This away-from-home recycling program has distributed over 57,000 away-from-home Recycle Everywhere bins across the province, and the number continues to grow.
It’s also important to point out that the high level of access for beverage container recycling is provided at a very low cost to consumers. Beverage producers pay a 2-cent CRF for every non-alcoholic, non-dairy beverage container they supply into the Manitoba market. This fee funds the entire Recycle Everywhere operation, including infrastructure, signage, technical support, and promotion and education. In addition, the CRF funds up to 80 percent of the cost to collect, sort and market used beverage containers in residential recycling programs. CBCRA is aware that the fee is usually passed on from producers to retailers to consumers.
In other provinces in Canada, such as those with deposit systems, consumers pay higher fees upfront and only receive a portion of these fees back. For example, consumers in some Canadian deposit jurisdictions pay a non-refundable CRF – in addition to the deposit amount – that is as high as 12 cents per plastic bottle. The Manitoba program costs millions of dollars less to run when compared with some deposit jurisdictions, and it has led to impressive results.
Lastly, the CBCRA system results in a reduced environmental footprint on the collection side, as a single recycling vehicle can collect all recyclable materials, including beverage containers, from curbside bins for hundreds of households or locations. It can be argued that such a structure causes fewer environmental impacts than systems that require consumers to drive to return their containers to a recycling depot.
Access to recycling infrastructure is important, but it is only part of the equation. People need to know what goes in the bin, and they need to have beverage container recycling top of mind every time they go to dispose of their empty container. This is why CBCRA undertakes an extensive, province-wide promotion and education campaign each year to encourage Manitobans to recycle every empty beverage container.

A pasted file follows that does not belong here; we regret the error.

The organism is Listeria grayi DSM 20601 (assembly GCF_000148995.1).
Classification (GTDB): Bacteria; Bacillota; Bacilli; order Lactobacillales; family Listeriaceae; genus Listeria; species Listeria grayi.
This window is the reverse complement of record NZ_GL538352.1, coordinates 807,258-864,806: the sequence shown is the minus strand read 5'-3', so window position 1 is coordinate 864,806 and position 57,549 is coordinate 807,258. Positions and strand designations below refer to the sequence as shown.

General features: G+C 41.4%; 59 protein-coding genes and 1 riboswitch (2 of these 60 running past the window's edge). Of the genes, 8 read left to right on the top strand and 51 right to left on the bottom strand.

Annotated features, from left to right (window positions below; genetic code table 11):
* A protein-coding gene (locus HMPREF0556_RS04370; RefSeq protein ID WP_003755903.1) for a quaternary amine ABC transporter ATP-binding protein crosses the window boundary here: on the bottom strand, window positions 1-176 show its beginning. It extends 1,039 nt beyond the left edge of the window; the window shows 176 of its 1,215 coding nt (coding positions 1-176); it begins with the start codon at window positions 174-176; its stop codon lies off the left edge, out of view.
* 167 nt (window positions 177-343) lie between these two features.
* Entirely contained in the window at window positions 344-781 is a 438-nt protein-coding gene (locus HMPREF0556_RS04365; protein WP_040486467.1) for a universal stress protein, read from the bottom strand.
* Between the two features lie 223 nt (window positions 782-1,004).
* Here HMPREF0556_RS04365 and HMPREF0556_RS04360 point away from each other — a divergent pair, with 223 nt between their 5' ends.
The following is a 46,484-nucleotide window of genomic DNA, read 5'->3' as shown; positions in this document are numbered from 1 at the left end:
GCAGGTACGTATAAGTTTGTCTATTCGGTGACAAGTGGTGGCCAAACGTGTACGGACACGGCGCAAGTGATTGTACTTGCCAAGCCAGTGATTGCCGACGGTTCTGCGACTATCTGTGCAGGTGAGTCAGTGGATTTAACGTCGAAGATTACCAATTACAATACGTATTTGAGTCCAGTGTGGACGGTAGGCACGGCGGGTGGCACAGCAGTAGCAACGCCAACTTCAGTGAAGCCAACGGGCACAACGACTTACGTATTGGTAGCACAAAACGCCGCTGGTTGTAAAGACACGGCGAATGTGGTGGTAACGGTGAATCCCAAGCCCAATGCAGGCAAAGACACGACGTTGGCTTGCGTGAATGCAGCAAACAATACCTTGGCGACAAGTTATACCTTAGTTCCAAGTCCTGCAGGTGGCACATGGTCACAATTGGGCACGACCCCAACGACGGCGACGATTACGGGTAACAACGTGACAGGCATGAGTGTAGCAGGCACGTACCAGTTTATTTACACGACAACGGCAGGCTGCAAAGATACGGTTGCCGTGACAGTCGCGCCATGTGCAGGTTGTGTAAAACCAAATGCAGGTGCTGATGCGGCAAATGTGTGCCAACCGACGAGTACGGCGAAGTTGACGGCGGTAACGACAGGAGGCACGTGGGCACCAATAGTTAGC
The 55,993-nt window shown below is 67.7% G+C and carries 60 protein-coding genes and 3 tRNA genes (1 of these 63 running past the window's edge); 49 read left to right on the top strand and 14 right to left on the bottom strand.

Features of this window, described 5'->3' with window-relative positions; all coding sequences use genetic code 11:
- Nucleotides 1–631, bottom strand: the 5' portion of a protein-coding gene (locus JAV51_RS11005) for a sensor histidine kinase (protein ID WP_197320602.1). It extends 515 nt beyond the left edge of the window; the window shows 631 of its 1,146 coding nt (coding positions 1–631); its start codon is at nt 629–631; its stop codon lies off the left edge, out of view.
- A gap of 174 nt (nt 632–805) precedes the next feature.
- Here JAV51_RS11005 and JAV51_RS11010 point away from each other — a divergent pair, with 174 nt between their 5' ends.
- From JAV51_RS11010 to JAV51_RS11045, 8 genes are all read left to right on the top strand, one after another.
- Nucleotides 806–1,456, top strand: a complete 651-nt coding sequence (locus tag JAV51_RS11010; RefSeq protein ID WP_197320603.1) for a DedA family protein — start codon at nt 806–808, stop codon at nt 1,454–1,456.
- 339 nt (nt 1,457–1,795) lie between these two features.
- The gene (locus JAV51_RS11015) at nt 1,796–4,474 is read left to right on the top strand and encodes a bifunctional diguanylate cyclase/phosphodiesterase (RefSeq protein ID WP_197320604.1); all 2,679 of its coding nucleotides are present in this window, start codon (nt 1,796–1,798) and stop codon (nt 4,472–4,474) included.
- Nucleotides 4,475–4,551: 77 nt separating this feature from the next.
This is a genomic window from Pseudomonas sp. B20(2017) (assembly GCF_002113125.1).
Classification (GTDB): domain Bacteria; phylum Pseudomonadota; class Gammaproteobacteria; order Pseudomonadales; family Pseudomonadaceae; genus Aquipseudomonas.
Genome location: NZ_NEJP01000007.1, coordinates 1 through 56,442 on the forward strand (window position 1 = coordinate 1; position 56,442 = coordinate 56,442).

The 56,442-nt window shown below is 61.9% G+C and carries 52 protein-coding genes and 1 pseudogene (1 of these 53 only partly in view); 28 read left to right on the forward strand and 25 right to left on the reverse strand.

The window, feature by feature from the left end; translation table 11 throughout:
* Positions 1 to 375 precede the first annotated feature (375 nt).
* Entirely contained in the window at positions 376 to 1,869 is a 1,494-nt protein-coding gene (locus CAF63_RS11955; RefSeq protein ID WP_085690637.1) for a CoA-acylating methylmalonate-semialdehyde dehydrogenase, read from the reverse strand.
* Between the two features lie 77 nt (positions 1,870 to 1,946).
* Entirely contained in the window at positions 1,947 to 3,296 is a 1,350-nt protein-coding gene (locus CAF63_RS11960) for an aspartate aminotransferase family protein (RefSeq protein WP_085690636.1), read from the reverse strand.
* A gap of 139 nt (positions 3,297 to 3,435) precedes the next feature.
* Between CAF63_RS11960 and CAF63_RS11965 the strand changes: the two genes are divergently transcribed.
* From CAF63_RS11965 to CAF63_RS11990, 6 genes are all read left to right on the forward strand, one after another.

An important part of the effort is analyzing the effectiveness of outreach. Recycle Everywhere commissions third-party research projects as part of its promotion and education initiatives. This information is then used to confirm that the communications strategy is increasing Manitobans’ commitment to recycling empty beverage containers, and it gives valuable feedback to CBCRA.
The consumer insights that are gained are then expressed in advertising campaigns that resonate because they are informed by real concerns.
For instance, CBCRA research has shown in the past that there was confusion over which types of containers are recyclable, a fact that led the group to focus on clarifying the details in advertising campaigns. In addition, research has shown that different age groups (18-24, 25-54, 55-plus) have different recycling habits and respond to different types of advertising (for example, humorous versus heartfelt). CBCRA created targeted advertising campaigns to address these different behavior types and media consumption habits.
The Recycle Everywhere program’s promotion and education efforts also include local sponsorships, public relations, social media and more. In addition, every summer, the Recycle Everywhere Street Teams travel across Manitoba to promote beverage container recycling at festivals and events. Along with games, giveaways and educational material, the Street Teams bring in recycling infrastructure to make each event green and clean.